Scattered Light in Madison Square Park Renews

Jim Campbell's 'Scattered Light' in Madison Sq. Park

Finally caught Jim Campbell’s amazing light sculpture in Madison Square Park entitled Scattered Light last night and it was something to relish and appreciate.

Look closely and you will see shadowy human figures walk through a rectangle of hanging light bulbs and reveal movement. I spent about 45 minutes walking in the park, on Madison Avenue and Broadway trying to see it from every angle and take adequate pictures. Not sure that happened.

Here is a short video of Campbell’s piece captured by This Week In New York which will give you an idea, but it’s best experienced in person.

I love that it’s only really alive in the dark, as the sun has set, as the bus-revving bustle of city day transfers from working to walking, from the go-go-go of the day to going elsewhere as day has subsided.

Having walked through this park a billion times with its proximity to my former job, I know this feeling well, and was caught up in how well it reflected these moments of time visually. A walk through a small park with a touch of nature while the controlled chaos of confluence flows near the Flatiron and downtown.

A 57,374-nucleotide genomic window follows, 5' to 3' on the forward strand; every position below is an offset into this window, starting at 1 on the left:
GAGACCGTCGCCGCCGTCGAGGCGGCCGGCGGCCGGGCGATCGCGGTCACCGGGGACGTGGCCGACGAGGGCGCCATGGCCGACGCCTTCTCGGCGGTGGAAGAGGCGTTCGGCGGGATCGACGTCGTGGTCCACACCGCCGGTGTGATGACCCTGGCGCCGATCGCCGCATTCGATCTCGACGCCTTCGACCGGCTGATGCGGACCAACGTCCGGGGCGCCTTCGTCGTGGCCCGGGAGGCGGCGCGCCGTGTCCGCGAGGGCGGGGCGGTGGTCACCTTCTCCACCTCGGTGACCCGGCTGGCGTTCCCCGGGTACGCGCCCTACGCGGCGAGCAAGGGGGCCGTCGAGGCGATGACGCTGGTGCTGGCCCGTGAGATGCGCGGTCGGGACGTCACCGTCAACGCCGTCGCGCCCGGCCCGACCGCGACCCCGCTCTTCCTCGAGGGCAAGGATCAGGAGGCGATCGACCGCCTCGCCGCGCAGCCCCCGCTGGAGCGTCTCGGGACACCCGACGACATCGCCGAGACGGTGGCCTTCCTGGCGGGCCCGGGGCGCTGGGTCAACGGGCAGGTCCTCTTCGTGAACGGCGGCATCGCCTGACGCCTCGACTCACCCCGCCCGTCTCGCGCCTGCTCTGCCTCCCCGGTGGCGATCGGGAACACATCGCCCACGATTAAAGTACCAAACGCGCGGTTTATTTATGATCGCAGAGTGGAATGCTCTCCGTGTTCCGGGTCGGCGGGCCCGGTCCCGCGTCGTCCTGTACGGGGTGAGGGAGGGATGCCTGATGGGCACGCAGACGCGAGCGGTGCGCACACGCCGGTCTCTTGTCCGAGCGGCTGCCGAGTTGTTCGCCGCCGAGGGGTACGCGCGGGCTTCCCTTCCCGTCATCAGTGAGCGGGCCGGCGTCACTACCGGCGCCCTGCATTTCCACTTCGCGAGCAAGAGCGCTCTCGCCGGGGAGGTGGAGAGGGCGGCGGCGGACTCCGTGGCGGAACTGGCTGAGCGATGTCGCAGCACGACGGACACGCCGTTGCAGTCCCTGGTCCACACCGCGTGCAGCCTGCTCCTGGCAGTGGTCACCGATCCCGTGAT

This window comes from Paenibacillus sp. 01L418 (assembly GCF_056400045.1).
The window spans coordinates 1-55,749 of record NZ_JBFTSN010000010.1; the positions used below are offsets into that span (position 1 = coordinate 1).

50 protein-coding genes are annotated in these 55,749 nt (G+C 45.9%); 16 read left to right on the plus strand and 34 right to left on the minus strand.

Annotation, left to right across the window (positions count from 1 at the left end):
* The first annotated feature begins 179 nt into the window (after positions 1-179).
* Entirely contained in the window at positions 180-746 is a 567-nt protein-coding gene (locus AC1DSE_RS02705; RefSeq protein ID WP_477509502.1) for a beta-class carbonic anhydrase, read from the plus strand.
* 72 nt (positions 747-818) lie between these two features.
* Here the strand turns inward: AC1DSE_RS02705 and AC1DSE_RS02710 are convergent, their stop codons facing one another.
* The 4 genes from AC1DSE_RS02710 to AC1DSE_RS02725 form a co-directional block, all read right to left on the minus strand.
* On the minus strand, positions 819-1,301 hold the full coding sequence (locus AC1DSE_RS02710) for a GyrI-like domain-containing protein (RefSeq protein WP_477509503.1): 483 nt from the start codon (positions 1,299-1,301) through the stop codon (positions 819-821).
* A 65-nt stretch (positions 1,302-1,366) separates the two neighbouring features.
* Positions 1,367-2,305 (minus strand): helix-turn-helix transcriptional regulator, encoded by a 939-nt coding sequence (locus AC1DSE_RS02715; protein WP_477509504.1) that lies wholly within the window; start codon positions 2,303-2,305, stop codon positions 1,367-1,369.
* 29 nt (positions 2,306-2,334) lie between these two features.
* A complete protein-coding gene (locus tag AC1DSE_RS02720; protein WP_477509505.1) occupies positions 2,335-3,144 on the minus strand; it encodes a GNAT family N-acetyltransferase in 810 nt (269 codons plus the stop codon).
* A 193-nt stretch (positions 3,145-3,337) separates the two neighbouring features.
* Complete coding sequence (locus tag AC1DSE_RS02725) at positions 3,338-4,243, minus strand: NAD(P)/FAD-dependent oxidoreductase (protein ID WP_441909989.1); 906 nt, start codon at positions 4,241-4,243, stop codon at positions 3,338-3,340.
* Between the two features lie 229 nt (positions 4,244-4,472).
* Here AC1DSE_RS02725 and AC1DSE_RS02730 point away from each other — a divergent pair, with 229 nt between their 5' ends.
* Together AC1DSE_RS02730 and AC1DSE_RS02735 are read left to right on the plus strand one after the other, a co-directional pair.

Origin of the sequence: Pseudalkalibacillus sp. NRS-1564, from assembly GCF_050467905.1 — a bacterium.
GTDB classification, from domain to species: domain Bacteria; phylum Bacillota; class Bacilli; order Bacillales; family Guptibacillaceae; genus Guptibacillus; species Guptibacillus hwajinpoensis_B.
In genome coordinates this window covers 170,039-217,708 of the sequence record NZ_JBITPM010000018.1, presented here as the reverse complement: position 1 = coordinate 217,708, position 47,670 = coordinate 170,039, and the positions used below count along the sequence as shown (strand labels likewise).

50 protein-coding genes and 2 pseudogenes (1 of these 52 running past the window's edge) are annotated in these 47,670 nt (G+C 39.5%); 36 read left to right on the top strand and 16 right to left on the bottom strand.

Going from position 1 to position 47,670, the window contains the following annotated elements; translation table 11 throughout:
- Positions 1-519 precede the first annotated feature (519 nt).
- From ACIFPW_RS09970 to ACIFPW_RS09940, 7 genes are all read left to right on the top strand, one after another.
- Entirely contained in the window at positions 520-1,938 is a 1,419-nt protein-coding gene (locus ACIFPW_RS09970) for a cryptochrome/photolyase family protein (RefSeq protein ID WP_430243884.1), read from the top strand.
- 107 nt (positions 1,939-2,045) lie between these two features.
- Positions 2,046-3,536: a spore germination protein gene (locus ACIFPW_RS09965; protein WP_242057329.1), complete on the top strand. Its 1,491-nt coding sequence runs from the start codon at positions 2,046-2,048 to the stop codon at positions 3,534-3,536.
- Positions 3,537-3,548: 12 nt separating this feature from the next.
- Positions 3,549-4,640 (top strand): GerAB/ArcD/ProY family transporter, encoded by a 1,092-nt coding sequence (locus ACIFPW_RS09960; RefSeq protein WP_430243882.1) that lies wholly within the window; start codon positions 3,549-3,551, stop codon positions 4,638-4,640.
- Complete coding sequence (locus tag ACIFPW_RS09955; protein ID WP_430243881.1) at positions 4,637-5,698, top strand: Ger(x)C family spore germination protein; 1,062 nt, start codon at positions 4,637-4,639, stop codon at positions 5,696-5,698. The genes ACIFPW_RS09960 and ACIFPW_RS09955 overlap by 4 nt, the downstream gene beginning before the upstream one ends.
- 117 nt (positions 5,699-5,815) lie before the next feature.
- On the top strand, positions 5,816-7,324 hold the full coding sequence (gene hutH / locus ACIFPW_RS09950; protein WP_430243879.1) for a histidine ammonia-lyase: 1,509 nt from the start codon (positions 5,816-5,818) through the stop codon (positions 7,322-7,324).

I found the best viewing angle to be on Broadway on the East side right outside of the dog walk where the fullness of the figures were revealed and the hustle in front, behind and within the park mimicked the action within the open rectangle. It’s really only viewable on the sides, so if you’re sitting and enjoying a Shake Shack burger outside, you can see one end of it, but not actually get the experience.

If you want more on how this piece was conceived, researched and constructed, read the NY Mag interview with Campbell. Here’s a bit from that interview on the technology behind Scattered Light:

Campbell, trained at M.I.T. as an electrical engineer, pared down the video file into a set of very high-contrast images, and downloaded that information to custom-built circuitry (feeding five miles of wire) that switches lights on and off. The programming had to be “very precisely” tuned to the distance between lightbulbs, to give the movements realistic shape and speed.

If you are over in that area, stroll over to Broadway and pause a few minutes to watch. Well worth the renewal.

Then, go blow your paycheck at Eataly. Talk about a confluence of chaos. Still good though Not in the mood for crowds and tourists? There’s also yummy fried chicken at Hill Country Chicken close by.

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